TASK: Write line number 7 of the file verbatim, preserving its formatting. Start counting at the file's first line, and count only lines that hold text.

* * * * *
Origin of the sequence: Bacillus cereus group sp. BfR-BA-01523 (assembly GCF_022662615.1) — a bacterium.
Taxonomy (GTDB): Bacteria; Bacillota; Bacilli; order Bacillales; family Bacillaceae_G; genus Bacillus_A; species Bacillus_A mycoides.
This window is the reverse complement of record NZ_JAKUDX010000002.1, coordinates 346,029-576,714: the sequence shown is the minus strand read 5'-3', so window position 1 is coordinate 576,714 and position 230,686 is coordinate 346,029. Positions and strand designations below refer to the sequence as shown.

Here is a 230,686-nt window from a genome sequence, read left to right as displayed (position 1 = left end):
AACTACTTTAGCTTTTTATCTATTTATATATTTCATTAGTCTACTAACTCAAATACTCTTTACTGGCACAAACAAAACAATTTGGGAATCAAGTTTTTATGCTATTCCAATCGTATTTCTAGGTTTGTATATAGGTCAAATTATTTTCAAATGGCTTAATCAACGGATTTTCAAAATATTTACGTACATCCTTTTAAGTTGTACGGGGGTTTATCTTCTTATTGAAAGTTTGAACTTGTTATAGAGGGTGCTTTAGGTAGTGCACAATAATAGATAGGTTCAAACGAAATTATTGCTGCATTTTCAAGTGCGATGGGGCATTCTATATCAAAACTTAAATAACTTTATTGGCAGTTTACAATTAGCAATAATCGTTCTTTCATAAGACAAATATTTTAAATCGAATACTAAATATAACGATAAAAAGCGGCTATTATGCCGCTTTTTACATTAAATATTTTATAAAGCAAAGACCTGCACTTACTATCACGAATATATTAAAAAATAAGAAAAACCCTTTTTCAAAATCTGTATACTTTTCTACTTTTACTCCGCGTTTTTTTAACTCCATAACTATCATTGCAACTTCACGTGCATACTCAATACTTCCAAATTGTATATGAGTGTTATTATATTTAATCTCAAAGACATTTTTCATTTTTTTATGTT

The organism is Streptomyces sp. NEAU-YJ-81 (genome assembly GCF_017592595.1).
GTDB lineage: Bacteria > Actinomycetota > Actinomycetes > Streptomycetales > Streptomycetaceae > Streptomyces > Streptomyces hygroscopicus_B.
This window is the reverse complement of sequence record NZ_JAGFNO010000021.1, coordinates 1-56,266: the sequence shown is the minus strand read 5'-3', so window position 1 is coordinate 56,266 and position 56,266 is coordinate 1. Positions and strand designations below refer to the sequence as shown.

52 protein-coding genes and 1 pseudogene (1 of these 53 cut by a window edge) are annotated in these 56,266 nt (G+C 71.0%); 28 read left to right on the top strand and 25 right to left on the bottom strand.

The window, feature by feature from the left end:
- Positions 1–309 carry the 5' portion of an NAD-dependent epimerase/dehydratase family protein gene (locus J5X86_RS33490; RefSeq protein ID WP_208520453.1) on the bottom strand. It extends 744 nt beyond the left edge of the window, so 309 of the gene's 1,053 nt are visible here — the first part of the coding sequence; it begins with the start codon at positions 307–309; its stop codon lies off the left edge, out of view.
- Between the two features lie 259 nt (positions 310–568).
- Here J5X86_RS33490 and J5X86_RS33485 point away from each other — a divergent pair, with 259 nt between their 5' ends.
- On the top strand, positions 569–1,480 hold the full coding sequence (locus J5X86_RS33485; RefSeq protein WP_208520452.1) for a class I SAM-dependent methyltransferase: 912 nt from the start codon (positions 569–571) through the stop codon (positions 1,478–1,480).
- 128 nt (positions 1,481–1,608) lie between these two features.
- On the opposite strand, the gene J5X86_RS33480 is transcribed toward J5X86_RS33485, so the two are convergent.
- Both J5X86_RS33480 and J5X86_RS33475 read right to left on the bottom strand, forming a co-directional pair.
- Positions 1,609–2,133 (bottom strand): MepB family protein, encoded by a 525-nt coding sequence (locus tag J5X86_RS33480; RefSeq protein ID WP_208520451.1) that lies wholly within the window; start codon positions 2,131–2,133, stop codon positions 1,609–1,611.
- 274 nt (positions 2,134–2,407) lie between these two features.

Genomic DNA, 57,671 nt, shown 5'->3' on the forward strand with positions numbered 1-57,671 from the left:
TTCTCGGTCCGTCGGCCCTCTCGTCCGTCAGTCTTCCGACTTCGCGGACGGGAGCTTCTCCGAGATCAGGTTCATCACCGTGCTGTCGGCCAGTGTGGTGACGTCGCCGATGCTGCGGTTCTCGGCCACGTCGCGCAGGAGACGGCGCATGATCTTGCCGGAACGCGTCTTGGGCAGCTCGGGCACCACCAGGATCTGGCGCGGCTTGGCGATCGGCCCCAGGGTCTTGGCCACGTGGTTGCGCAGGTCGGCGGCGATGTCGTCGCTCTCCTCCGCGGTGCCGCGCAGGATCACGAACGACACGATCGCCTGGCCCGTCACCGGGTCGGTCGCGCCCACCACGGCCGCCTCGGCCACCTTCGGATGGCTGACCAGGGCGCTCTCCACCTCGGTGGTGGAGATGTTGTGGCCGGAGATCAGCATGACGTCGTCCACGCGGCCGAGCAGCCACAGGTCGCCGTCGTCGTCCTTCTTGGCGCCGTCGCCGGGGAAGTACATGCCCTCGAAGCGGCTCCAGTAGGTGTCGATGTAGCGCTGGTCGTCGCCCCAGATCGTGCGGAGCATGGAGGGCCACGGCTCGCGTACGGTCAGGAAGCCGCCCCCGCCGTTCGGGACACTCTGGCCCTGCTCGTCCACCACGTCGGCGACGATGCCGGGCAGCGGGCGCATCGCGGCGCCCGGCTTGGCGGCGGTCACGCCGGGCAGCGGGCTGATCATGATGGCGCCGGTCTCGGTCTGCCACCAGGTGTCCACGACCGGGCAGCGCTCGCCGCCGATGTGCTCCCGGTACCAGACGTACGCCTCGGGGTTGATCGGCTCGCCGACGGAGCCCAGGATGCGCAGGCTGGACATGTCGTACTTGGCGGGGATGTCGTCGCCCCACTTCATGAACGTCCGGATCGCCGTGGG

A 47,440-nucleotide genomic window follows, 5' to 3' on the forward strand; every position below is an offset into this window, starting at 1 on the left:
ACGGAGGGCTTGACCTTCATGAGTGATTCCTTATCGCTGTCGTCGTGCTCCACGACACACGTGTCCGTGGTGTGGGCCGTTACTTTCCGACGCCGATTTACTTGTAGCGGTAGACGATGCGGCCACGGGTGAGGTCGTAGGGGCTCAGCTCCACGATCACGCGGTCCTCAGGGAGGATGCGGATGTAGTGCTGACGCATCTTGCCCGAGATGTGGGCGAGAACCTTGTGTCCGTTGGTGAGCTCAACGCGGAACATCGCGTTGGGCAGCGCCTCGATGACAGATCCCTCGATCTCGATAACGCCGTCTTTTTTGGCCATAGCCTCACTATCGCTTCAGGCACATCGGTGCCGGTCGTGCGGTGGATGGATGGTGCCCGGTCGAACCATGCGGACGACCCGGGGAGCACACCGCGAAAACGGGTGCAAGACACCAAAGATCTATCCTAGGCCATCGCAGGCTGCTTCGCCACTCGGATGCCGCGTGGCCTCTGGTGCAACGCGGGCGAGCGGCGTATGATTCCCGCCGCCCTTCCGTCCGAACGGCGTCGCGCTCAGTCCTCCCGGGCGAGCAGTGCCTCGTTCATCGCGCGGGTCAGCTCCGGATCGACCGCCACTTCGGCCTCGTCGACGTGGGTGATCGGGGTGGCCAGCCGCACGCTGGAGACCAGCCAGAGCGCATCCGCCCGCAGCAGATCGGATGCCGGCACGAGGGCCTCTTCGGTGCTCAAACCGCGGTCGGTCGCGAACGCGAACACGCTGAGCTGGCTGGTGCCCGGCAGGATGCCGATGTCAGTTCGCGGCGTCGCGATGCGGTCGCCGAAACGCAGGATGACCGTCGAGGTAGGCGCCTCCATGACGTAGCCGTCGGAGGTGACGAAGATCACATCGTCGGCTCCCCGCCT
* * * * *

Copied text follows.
GTDB lineage: Bacteria > Actinomycetota > Actinomycetes > Streptomycetales > Streptomycetaceae > Streptomyces > Streptomyces hygroscopicus_B.